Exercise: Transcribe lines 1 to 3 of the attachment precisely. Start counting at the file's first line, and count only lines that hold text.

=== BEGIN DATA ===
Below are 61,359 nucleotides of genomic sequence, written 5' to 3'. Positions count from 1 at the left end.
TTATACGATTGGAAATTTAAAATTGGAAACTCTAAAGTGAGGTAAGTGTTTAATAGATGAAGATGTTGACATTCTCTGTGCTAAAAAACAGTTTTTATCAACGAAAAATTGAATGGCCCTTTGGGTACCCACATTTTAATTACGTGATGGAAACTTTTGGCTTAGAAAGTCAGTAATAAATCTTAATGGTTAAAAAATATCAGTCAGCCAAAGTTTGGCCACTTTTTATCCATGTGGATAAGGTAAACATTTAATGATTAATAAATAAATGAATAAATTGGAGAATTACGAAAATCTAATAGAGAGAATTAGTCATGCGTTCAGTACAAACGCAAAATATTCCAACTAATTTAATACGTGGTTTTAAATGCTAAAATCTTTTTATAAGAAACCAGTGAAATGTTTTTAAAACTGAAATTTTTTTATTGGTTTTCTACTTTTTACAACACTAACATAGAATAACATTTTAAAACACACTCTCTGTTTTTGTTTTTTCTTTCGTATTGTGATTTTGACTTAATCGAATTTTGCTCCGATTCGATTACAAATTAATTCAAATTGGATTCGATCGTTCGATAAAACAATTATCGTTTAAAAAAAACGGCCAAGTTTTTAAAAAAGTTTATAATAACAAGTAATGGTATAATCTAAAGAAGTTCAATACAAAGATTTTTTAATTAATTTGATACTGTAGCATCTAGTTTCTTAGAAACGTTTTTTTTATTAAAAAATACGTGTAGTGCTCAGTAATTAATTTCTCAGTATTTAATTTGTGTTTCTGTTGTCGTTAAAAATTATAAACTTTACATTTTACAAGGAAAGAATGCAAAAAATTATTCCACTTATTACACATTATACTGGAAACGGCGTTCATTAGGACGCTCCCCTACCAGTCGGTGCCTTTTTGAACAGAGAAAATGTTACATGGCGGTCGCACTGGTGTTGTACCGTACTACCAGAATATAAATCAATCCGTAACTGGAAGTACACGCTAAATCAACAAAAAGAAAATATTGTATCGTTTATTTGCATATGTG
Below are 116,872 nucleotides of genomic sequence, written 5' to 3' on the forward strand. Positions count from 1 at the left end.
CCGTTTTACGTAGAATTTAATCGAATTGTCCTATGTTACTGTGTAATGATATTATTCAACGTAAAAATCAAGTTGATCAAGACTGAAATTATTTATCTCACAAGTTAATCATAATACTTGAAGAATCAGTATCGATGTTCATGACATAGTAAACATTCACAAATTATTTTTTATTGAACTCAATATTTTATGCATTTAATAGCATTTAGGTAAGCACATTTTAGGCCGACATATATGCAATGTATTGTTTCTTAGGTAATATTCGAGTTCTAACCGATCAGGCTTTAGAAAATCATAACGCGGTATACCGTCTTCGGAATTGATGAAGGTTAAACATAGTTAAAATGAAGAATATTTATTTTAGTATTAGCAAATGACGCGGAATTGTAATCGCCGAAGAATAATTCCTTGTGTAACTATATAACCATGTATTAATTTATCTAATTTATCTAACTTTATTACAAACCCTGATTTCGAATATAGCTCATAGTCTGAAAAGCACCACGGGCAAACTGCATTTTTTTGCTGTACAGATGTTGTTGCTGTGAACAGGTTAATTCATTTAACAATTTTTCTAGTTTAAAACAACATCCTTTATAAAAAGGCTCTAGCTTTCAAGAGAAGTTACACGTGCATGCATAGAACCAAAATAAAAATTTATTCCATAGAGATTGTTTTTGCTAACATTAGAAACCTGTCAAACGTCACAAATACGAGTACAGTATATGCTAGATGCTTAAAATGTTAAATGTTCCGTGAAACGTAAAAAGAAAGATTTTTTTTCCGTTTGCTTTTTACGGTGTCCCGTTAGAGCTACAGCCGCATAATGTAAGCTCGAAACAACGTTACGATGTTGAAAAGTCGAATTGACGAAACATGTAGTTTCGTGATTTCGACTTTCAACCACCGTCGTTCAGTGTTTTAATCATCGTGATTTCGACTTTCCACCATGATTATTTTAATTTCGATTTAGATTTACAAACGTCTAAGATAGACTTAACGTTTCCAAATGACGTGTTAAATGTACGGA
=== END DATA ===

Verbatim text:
Below are 61,359 nucleotides of genomic sequence, written 5' to 3'. Positions count from 1 at the left end.
TTATACGATTGGAAATTTAAAATTGGAAACTCTAAAGTGAGGTAAGTGTTTAATAGATGAAGATGTTGACATTCTCTGTGCTAAAAAACAGTTTTTATCAACGAAAAATTGAATGGCCCTTTGGGTACCCACATTTTAATTACGTGATGGAAACTTTTGGCTTAGAAAGTCAGTAATAAATCTTAATGGTTAAAAAATATCAGTCAGCCAAAGTTTGGCCACTTTTTATCCATGTGGATAAGGTAAACATTTAATGATTAATAAATAAATGAATAAATTGGAGAATTACGAAAATCTAATAGAGAGAATTAGTCATGCGTTCAGTACAAACGCAAAATATTCCAACTAATTTAATACGTGGTTTTAAATGCTAAAATCTTTTTATAAGAAACCAGTGAAATGTTTTTAAAACTGAAATTTTTTTATTGGTTTTCTACTTTTTACAACACTAACATAGAATAACATTTTAAAACACACTCTCTGTTTTTGTTTTTTCTTTCGTATTGTGATTTTGACTTAATCGAATTTTGCTCCGATTCGATTACAAATTAATTCAAATTGGATTCGATCGTTCGATAAAACAATTATCGTTTAAAAAAAACGGCCAAGTTTTTAAAAAAGTTTATAATAACAAGTAATGGTATAATCTAAAGAAGTTCAATACAAAGATTTTTTAATTAATTTGATACTGTAGCATCTAGTTTCTTAGAAACGTTTTTTTTATTAAAAAATACGTGTAGTGCTCAGTAATTAATTTCTCAGTATTTAATTTGTGTTTCTGTTGTCGTTAAAAATTATAAACTTTACATTTTACAAGGAAAGAATGCAAAAAATTATTCCACTTATTACACATTATACTGGAAACGGCGTTCATTAGGACGCTCCCCTACCAGTCGGTGCCTTTTTGAACAGAGAAAATGTTACATGGCGGTCGCACTGGTGTTGTACCGTACTACCAGAATATAAATCAATCCGTAACTGGAAGTACACGCTAAATCAACAAAAAGAAAATATTGTATCGTTTATTTGCATATGTG
Below are 116,872 nucleotides of genomic sequence, written 5' to 3' on the forward strand. Positions count from 1 at the left end.